Real estate investors love triple-net leased buildings, so they are regularly acquired and sold. Thankfully, the triple lease agreement endures a sale, allowing it to be passed on to the next owner who will benefit from the lease payments.
The property’s monthly principal and interest mortgage payments are covered in part by the triple-net lease payments. The principal balance of the loan is decreased with each payment, increasing the property owner’s equity. When sold, this equity is realized, and the investor may make a sizable profit.
NNN lease properties can create a world of opportunities for investors seeking predictable cash flow and long-term financial security through commercial real estate. If you’re interested in learning more about how you can achieve high returns with minimal effort, chat with NNN Deal Finder today. We have a selection of profitable properties with strong, commercially-backed necessity retail tenants.
The Stream of Rental Income is Distinct From the Stream of Expense Reimbursement
The basic rent is paid by the renter independently from the payments for reimbursement of expenses. Accounting-wise, this model makes it simple to track the various income sources individually and to compare the money from expenditure reimbursement to the actual costs incurred.
A move can be made to recoup the whole cost, for instance, if a property owner receives $100,000 in expenditure reimbursements for the insurance policy, but the real insurance bill is $125,000.
Protection Against Increases in Operating Costs
Because running expenditures in a triple net lease are passed on to the tenant, owners are shielded from rising operating costs. This means that the profitability of real estate investments is unaffected if there is an unanticipated increase in real estate taxes or insurance costs.
Increase in Rent
Furthermore, triple-net lease arrangements sometimes require progressive periodic rent hikes. For instance, the contract can specify that rent increases by 3% yearly. By increasing over time, the rental revenue stream also rises for investors, which raises profits.
Despite the fact that these advantages are substantial, there are certain drawbacks that property investors must also take into account.
The Power to Audit is Shared by Both Parties
It is necessary to highlight that renters under a triple net lease do not directly reimburse vendors for their costs incurred. They pay the landowner back for them. They therefore depend on the owner of the property to disclose the costs associated with each line item. Each party is entitled to compare the money billed to the renter with the actual expenses to make sure that the correct costs are being covered.
Cons of Triple Net Lease
The most typical locations for triple-net leases are office buildings and retail stores, both of which frequently see high levels of foot and pedestrian traffic. Due to this, the property owner may be held liable for any injuries or unanticipated events. Although this danger can be decreased with insurance, it cannot be completely eliminated.
Triple-net leased buildings are highly attractive commercial property investment vehicles, and there may be a fierce rivalry among investors for the finest ones, particularly those with credit tenants. They can be pricey as a result. A lot of the financial advantages are already factored into the lease structure, so the added potential is relatively constrained.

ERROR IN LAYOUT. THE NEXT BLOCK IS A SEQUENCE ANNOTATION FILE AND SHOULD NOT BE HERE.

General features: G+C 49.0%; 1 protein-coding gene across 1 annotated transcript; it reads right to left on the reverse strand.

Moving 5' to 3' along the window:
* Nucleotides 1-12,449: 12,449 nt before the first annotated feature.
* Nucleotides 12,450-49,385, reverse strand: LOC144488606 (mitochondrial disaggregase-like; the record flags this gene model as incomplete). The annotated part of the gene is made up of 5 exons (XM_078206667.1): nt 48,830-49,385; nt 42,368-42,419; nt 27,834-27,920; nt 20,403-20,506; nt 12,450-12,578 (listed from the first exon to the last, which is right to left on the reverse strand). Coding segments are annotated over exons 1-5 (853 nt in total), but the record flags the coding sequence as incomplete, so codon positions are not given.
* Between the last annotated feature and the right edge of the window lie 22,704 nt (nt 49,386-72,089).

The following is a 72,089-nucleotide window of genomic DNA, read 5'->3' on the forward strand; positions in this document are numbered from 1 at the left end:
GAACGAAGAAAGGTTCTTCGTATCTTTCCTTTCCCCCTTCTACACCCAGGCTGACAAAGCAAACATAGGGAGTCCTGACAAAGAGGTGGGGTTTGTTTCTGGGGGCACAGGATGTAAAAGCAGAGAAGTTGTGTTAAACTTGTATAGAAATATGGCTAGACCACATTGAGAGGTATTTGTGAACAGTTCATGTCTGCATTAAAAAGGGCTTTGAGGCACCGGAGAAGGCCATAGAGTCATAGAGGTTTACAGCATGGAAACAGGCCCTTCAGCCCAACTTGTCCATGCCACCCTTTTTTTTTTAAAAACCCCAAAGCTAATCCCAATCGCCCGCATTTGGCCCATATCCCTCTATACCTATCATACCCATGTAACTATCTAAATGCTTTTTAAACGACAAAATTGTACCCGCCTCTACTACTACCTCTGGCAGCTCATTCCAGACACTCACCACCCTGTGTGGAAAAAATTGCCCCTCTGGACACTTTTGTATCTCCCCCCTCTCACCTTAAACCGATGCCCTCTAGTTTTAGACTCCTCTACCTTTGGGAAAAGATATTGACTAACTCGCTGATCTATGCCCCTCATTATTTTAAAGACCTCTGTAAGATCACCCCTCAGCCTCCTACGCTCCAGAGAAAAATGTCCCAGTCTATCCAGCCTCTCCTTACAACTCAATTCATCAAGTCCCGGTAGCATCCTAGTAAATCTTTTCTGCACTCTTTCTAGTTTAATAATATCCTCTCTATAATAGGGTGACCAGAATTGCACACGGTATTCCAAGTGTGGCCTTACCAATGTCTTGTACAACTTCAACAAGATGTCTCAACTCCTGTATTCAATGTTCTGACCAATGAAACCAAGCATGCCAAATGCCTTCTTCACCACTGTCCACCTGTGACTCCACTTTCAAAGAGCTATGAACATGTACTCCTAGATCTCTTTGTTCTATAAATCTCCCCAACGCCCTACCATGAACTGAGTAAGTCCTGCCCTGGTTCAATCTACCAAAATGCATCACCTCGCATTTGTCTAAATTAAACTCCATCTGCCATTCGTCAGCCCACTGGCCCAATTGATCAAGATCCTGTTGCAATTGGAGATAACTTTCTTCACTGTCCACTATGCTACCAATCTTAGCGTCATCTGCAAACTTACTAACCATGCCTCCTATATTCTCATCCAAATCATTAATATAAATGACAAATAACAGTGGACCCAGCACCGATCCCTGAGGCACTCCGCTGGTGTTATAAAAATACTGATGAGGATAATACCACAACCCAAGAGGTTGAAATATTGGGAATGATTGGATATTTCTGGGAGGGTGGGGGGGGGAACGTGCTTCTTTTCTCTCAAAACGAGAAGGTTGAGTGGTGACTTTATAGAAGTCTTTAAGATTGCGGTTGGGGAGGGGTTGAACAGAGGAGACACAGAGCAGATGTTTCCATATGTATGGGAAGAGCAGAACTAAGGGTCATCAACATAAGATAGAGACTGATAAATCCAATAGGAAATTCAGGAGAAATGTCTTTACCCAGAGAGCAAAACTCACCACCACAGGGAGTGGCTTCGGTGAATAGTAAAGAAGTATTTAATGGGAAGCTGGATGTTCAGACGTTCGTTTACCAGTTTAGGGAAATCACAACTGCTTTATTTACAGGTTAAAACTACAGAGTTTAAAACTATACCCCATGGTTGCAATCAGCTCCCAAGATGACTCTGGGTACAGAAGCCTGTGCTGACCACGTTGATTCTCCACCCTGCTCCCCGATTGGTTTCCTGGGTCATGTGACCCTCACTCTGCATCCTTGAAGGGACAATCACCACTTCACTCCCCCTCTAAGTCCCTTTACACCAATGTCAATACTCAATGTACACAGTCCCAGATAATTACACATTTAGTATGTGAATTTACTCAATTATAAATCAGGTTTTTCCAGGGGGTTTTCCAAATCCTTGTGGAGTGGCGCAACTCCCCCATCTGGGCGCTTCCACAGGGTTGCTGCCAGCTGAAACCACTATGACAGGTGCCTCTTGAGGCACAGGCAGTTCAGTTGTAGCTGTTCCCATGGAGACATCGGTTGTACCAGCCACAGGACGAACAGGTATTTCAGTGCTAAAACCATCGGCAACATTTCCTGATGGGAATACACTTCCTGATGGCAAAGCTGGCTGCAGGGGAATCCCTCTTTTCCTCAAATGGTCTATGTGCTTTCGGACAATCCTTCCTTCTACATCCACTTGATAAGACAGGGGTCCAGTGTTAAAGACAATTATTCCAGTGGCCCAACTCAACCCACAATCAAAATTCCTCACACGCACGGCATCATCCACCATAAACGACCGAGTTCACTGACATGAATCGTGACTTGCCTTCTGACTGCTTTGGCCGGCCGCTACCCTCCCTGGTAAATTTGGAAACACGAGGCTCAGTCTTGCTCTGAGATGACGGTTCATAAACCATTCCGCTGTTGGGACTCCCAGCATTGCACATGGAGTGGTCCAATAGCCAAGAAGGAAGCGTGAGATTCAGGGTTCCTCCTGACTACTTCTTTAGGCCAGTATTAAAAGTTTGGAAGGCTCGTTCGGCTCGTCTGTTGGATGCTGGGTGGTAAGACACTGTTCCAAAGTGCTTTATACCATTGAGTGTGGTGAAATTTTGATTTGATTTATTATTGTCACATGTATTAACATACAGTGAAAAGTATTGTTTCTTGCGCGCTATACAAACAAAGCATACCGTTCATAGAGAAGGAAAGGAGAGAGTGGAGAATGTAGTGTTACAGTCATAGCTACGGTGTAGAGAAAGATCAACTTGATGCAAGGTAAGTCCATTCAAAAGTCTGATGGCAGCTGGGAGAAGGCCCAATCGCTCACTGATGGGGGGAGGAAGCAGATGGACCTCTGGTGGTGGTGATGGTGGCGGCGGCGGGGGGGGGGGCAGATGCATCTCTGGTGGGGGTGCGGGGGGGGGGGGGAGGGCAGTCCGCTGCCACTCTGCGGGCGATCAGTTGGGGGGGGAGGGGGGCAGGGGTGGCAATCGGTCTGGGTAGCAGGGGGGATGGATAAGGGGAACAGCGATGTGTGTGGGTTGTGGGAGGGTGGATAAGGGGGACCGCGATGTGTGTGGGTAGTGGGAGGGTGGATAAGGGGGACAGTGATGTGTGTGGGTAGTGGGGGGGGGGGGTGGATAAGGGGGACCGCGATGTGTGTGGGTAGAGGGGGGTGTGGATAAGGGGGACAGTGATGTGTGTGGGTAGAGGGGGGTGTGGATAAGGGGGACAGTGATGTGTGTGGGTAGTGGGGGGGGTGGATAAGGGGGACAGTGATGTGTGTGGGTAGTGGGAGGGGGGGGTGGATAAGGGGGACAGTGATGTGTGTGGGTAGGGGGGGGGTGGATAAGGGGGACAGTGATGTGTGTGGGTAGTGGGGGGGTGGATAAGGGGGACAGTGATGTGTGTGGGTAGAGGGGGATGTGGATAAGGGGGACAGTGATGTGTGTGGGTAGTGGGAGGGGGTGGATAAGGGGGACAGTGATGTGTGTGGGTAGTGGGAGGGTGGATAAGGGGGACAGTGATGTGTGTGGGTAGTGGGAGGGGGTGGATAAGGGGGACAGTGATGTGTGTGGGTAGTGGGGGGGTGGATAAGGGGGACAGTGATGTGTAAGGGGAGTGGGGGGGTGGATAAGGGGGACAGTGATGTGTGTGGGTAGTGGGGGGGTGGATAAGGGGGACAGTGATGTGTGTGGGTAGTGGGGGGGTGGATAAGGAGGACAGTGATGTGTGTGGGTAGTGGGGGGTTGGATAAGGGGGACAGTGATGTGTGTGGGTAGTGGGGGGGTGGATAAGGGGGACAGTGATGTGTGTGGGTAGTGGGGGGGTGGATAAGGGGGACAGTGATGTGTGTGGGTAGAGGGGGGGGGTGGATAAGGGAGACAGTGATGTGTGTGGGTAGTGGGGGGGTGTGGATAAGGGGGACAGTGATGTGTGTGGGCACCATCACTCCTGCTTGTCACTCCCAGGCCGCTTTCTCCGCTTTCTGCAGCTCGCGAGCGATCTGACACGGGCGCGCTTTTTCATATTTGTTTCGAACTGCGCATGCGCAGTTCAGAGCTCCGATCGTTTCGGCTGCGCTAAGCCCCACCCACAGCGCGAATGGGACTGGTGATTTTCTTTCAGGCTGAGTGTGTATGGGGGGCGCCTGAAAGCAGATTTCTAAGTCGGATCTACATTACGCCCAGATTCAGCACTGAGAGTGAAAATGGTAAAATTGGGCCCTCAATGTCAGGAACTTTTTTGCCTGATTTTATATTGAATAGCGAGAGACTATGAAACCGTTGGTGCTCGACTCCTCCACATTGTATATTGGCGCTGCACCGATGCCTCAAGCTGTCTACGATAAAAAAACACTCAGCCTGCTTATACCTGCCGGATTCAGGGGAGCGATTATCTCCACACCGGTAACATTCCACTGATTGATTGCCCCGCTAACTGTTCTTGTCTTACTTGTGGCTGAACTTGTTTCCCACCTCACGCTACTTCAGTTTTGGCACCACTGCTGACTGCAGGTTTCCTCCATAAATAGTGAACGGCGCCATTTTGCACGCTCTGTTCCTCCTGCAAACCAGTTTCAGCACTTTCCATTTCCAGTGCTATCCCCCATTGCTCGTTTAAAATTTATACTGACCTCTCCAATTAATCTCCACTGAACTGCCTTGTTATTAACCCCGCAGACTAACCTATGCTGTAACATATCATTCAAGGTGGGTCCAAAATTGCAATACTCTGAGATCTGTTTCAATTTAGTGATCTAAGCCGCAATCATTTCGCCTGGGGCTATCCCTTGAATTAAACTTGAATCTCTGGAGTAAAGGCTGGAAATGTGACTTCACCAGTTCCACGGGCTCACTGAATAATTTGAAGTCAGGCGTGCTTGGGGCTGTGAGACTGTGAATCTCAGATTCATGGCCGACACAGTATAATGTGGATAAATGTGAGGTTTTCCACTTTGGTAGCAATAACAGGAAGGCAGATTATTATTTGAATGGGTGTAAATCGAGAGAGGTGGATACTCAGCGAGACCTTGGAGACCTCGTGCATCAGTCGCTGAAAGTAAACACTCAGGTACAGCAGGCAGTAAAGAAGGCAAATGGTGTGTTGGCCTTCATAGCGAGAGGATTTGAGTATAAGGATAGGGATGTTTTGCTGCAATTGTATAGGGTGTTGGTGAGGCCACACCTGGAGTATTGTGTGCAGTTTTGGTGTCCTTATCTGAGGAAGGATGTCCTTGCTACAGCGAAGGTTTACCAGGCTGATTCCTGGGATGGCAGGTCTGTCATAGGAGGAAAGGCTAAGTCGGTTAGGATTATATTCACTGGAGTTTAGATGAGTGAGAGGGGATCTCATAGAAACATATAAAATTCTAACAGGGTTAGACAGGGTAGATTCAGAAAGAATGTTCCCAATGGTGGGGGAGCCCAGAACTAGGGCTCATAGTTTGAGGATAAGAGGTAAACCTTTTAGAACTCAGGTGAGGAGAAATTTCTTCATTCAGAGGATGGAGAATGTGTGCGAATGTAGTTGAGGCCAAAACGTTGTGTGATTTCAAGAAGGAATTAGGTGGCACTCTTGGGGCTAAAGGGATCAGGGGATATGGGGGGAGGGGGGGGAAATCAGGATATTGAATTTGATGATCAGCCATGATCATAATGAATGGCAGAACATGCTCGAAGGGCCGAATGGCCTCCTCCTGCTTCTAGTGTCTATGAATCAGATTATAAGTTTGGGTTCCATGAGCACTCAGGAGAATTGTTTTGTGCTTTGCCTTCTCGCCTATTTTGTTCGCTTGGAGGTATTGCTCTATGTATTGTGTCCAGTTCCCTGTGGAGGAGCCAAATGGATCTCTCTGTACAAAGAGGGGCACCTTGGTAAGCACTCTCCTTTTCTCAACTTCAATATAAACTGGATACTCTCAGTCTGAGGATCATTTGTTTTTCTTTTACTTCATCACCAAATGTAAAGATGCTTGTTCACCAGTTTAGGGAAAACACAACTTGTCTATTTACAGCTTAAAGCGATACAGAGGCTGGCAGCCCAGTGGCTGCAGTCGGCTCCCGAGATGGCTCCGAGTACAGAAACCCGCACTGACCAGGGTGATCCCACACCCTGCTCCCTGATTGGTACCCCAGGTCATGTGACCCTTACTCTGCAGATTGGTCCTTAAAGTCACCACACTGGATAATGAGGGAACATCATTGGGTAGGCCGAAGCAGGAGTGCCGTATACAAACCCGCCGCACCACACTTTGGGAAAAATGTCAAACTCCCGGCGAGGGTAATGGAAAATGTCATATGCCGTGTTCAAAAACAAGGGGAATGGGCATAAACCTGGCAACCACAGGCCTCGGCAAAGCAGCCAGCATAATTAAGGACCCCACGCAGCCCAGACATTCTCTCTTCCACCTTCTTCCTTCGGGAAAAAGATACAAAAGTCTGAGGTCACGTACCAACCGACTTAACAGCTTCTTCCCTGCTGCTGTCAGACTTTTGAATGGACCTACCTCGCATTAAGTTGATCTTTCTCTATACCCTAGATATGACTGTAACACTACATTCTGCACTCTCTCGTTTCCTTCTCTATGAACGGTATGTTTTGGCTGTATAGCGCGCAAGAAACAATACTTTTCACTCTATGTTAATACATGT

Maintenance Fees for a Triple-net Lease
The reconciling of expenditure reimbursement revenue to actual spending results in certain administrative overhead for operating a triple-net leased property. A gross lease is paid in one single payment, though when you factor in the various expenses covered by the tenant in a triple-net structure, the landlord needs to reconcile several payments.
Rollover and Vacancy Costs
There is just one tenant on certain triple-net leased buildings. If this tenant chooses not to extend their contract, the property will go from being fully occupied to being completely empty the moment they go. Additionally, the interiors of such homes with a single tenant are frequently custom-built and can be quite expensive for a new tenant to adapt at their expense.
Price Discrepancies During Negotiations
Every investor in real estate views risk differently, and every market has its own set of costs. They can be difficult to appraise when these elements are paired with the rivalry for buildings with these kinds of leases. Due to this, price discrepancies between what a bidder is ready to pay and the amount the seller wants is common, which could make negotiations challenging.
Is a Triple-net Lease a Wise Decision?
Triple net leases provide a world of opportunities and advantages for both tenants and landlords. A renter has more control over their building; they may alter it to better reflect their brand without having to make a purchase. These leases’ propensity for flexibility—including limits on tax and insurance increases—is another benefit.
Triple net leases for landlords can produce a dependable income with little overhead expenses. Additionally, the landlord is not required to actively take part in the administration of the asset.
NNN Deal Finder helps match investors with well-located, commercially-backed triple net properties that bring predictable cash flow and provide financial security for the future. Contact NNN Deal Finder today to find the best NNN lease deal for yourself!